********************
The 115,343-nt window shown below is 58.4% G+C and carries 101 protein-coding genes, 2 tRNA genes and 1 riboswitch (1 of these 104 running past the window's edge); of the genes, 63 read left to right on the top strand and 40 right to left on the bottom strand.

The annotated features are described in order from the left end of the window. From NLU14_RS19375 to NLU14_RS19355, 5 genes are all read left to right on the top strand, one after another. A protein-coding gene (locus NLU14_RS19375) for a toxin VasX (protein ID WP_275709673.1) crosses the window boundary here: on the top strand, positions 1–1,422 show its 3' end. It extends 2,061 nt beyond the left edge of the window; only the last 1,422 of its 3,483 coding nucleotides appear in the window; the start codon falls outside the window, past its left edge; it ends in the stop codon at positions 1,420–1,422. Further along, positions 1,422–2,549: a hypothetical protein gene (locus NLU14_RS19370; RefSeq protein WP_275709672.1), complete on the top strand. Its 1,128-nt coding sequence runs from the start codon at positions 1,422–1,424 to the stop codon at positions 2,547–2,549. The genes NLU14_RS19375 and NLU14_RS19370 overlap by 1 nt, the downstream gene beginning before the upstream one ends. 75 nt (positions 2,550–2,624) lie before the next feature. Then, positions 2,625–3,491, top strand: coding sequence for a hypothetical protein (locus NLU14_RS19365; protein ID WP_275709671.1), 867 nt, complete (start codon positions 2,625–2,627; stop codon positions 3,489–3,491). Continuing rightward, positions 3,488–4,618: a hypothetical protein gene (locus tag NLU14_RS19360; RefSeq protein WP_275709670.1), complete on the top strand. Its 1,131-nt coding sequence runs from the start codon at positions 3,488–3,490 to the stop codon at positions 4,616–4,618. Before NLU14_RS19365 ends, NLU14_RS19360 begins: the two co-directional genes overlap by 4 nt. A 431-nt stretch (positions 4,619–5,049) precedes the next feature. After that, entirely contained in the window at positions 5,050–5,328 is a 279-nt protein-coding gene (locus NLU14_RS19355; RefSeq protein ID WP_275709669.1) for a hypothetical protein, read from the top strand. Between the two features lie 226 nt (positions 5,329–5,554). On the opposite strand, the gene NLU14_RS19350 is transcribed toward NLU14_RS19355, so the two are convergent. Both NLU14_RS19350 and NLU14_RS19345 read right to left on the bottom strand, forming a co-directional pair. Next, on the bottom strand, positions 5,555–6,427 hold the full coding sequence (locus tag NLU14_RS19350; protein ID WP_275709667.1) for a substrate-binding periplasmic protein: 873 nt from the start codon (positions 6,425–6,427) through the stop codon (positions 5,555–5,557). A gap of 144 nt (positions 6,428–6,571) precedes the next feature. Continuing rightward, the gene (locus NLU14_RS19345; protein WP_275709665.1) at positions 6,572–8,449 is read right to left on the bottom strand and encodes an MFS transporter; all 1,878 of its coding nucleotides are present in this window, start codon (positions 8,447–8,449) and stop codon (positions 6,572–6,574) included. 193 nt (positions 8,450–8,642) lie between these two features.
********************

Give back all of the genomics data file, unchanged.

The 115,343-nt window shown below is 58.4% G+C and carries 101 protein-coding genes, 2 tRNA genes and 1 riboswitch (1 of these 104 running past the window's edge); of the genes, 63 read left to right on the top strand and 40 right to left on the bottom strand.

The annotated features are described in order from the left end of the window. From NLU14_RS19375 to NLU14_RS19355, 5 genes are all read left to right on the top strand, one after another. A protein-coding gene (locus NLU14_RS19375) for a toxin VasX (protein ID WP_275709673.1) crosses the window boundary here: on the top strand, positions 1–1,422 show its 3' end. It extends 2,061 nt beyond the left edge of the window; only the last 1,422 of its 3,483 coding nucleotides appear in the window; the start codon falls outside the window, past its left edge; it ends in the stop codon at positions 1,420–1,422. Further along, positions 1,422–2,549: a hypothetical protein gene (locus NLU14_RS19370; RefSeq protein WP_275709672.1), complete on the top strand. Its 1,128-nt coding sequence runs from the start codon at positions 1,422–1,424 to the stop codon at positions 2,547–2,549. The genes NLU14_RS19375 and NLU14_RS19370 overlap by 1 nt, the downstream gene beginning before the upstream one ends. 75 nt (positions 2,550–2,624) lie before the next feature. Then, positions 2,625–3,491, top strand: coding sequence for a hypothetical protein (locus NLU14_RS19365; protein ID WP_275709671.1), 867 nt, complete (start codon positions 2,625–2,627; stop codon positions 3,489–3,491). Continuing rightward, positions 3,488–4,618: a hypothetical protein gene (locus tag NLU14_RS19360; RefSeq protein WP_275709670.1), complete on the top strand. Its 1,131-nt coding sequence runs from the start codon at positions 3,488–3,490 to the stop codon at positions 4,616–4,618. Before NLU14_RS19365 ends, NLU14_RS19360 begins: the two co-directional genes overlap by 4 nt. A 431-nt stretch (positions 4,619–5,049) precedes the next feature. After that, entirely contained in the window at positions 5,050–5,328 is a 279-nt protein-coding gene (locus NLU14_RS19355; RefSeq protein ID WP_275709669.1) for a hypothetical protein, read from the top strand. Between the two features lie 226 nt (positions 5,329–5,554). On the opposite strand, the gene NLU14_RS19350 is transcribed toward NLU14_RS19355, so the two are convergent. Both NLU14_RS19350 and NLU14_RS19345 read right to left on the bottom strand, forming a co-directional pair. Next, on the bottom strand, positions 5,555–6,427 hold the full coding sequence (locus tag NLU14_RS19350; protein ID WP_275709667.1) for a substrate-binding periplasmic protein: 873 nt from the start codon (positions 6,425–6,427) through the stop codon (positions 5,555–5,557). A gap of 144 nt (positions 6,428–6,571) precedes the next feature. Continuing rightward, the gene (locus NLU14_RS19345; protein WP_275709665.1) at positions 6,572–8,449 is read right to left on the bottom strand and encodes an MFS transporter; all 1,878 of its coding nucleotides are present in this window, start codon (positions 8,447–8,449) and stop codon (positions 6,572–6,574) included. 193 nt (positions 8,450–8,642) lie between these two features.